87. Odgers CL, Caspi A, Bates CJ, Sampson RJ, Moffitt TE 2012. Systematic social observation of children's neighborhoods using Google Street View: a reliable and cost-effective method. J. Child Psychol. Psychiatry 53:1009–17
    [Google Scholar]
  88. Palmer JRB, Espenshade TJ, Bartumeus F, Chung CY, Ozgencil NE, Li K 2013. New approaches to human mobility: using mobile phones for demographic research. Demography 50:1105–28
    [Google Scholar]
  89. Perkins DD, Meeks JW, Taylor RB 1992. The physical environment of street blocks and resident perceptions of crime and disorder: implications for theory and measurement. J. Environ. Psychol. 12:21–34
    [Google Scholar]
  90. Phillips NE, Levy BL, Sampson RJ, Small ML, Wang RQ 2019. The social integration of American cities: network measures of connectedness based on everyday mobility across neighborhoods. Sociol. Methods Res. https://doi.org/10.1177/0049124119852386
    [Crossref] [Google Scholar]
  91. Pratt M, King M, Burash J, Tompsett CJ 2019. What differences do they see? Using mixed methods to capture adolescent perceptions of neighborhood contexts. Am. J. Community Psychol. 65:3–4320–31
    [Google Scholar]
  92. Reiss AJ. 1971. Systematic observation of natural social phenomena. Sociol. Methodol. 3:3–33
    [Google Scholar]
  93. Rengert GF, Wasilchick J. 1985. Suburban Burglary: A Time and a Place for Everything Springfield, IL: CC Thomas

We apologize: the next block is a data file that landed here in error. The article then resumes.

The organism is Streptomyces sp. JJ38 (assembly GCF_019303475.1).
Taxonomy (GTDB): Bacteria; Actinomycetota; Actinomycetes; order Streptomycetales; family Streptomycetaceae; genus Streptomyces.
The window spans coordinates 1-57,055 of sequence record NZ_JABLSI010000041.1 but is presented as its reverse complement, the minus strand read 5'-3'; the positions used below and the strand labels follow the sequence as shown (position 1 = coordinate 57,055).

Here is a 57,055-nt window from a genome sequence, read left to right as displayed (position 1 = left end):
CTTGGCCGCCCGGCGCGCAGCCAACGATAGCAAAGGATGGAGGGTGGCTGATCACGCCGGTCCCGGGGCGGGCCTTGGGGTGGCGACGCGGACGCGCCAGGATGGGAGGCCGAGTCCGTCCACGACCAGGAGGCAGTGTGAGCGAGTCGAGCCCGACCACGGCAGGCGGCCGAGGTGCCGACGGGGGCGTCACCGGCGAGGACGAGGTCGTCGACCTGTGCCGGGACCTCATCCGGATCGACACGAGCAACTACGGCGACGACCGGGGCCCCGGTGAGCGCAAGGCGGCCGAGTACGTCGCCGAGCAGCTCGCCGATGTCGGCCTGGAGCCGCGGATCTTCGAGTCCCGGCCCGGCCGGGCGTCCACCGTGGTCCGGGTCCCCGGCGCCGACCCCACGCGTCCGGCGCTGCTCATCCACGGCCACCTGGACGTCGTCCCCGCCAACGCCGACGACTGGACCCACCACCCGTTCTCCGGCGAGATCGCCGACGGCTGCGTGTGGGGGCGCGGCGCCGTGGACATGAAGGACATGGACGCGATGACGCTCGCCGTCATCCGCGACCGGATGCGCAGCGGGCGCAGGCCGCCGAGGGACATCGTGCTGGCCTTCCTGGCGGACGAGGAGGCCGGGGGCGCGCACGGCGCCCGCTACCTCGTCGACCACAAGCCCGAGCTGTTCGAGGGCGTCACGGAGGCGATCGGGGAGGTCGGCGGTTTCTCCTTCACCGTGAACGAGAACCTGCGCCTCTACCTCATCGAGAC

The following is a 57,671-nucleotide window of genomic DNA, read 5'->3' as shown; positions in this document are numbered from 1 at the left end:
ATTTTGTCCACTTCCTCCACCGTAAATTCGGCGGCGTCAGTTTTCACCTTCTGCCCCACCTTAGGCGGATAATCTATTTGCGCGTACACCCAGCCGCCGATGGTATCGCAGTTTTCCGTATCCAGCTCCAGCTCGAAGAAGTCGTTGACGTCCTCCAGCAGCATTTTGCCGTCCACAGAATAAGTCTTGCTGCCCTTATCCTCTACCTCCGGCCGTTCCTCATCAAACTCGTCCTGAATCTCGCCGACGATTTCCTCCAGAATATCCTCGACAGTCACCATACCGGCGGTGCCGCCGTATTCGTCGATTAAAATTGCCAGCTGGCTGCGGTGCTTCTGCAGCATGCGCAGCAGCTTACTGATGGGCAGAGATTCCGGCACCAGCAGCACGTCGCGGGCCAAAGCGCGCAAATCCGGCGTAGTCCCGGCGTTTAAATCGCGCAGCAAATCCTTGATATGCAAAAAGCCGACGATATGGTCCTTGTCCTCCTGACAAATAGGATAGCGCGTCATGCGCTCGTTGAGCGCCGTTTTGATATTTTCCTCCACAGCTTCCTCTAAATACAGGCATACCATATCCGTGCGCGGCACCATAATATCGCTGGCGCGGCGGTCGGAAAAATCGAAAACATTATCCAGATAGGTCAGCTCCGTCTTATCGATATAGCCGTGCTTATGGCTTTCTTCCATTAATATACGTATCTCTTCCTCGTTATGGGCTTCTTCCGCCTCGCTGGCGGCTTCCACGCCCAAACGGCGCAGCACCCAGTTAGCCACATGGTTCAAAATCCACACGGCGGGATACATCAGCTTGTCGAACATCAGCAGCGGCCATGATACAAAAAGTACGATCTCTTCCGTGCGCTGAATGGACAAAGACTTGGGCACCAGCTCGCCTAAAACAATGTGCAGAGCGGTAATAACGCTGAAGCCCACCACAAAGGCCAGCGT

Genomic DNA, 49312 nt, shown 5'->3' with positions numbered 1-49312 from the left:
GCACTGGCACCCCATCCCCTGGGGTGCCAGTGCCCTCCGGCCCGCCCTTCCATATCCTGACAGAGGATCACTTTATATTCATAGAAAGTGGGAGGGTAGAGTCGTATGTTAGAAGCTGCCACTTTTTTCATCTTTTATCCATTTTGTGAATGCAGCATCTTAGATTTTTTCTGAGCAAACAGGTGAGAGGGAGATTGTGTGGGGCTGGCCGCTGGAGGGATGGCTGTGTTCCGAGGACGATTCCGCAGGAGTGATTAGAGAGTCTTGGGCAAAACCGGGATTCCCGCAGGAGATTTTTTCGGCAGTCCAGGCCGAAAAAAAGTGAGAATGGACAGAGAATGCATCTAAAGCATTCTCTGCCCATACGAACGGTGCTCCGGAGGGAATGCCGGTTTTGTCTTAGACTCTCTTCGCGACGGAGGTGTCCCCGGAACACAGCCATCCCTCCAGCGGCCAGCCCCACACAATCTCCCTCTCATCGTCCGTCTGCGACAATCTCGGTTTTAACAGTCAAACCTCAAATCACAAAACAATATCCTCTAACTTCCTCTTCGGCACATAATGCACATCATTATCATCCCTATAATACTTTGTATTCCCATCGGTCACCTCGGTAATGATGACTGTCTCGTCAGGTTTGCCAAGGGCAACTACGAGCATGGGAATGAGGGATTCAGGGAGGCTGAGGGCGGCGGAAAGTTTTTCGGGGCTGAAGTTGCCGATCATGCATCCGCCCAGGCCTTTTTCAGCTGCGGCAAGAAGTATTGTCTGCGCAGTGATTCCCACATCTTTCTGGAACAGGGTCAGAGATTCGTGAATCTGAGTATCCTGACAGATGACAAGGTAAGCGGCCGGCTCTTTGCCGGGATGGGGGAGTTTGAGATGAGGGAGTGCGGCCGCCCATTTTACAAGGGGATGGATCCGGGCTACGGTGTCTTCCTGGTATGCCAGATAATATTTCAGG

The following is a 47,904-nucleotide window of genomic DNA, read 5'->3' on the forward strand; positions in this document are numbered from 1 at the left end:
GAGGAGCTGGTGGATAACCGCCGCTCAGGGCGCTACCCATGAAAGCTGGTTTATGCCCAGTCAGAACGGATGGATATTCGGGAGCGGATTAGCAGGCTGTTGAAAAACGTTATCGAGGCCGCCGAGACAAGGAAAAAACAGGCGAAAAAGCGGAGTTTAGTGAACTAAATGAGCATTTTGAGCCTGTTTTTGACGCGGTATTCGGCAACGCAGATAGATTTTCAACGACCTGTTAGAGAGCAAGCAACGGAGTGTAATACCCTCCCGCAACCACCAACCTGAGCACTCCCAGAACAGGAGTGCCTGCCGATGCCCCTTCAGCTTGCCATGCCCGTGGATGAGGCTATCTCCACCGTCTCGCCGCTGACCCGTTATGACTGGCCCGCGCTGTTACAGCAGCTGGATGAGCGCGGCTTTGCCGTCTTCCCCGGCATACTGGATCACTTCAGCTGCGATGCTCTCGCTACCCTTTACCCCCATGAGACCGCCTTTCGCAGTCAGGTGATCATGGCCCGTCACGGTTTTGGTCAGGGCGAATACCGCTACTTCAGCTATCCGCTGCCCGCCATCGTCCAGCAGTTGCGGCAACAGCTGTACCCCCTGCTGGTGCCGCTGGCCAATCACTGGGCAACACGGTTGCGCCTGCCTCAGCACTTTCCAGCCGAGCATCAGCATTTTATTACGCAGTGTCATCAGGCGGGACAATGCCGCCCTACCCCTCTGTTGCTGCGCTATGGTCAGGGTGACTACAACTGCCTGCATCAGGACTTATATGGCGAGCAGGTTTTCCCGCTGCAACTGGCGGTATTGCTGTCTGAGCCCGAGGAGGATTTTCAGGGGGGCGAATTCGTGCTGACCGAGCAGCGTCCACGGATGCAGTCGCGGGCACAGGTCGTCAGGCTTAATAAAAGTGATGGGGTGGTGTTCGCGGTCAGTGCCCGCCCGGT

[Google Scholar]
  94. Roncek DW, Bell R. 1981. Bars, blocks, and crimes. J. Environ. Syst. 11:35–47
    [Google Scholar]
  95. Roncek DW, Faggiani D. 1985. High schools and crime: a replication. Sociol. Q. 26:491–505
    [Google Scholar]
  96. Roncek DW, LoBosco A. 1983. The effect of high schools on crime in their neighborhoods. Soc. Sci. Q. 64:598–613
    [Google Scholar]
  97. Roncek DW, Maier PA. 1991. Bars, blocks, and crimes revisited: linking the theory of routine activities to the empiricism of hot spots. Criminology 29:725–53
    [Google Scholar]
  98. Roncek DW, Pravatiner MA. 1989. Additional evidence that taverns enhance nearby crime. Sociol. Soc. Res. 73:185–88
    [Google Scholar]
  99. Rosés R, Kadar C, Gerritsen C, Rouly C 2018. Agent-based simulation of offender mobility: integrating activity nodes from location-based social networks. Proceedings of the 17th International Conference on Autonomous Agents and MultiAgent Systems804–12 Stockholm: Int. Found. Auton. Agents Multiagent Syst.
    [Google Scholar]
  100. Rosés Brüngger R, Bader R, Kadar C, Pletikosa I 2017. Towards simulating criminal offender movement based on insights from human dynamics and location-based social networks. Social Informatics: Lecture Notes in Computer Science GL Ciampaglia, A Mashhadi, T Yasseri 458–65 Cham, Switz: Springer
    [Google Scholar]
  101. Sampson RJ. 2012. Great American City: Chicago and the Enduring Neighborhood Effect Chicago: Univ. Chicago Press
    [Google Scholar]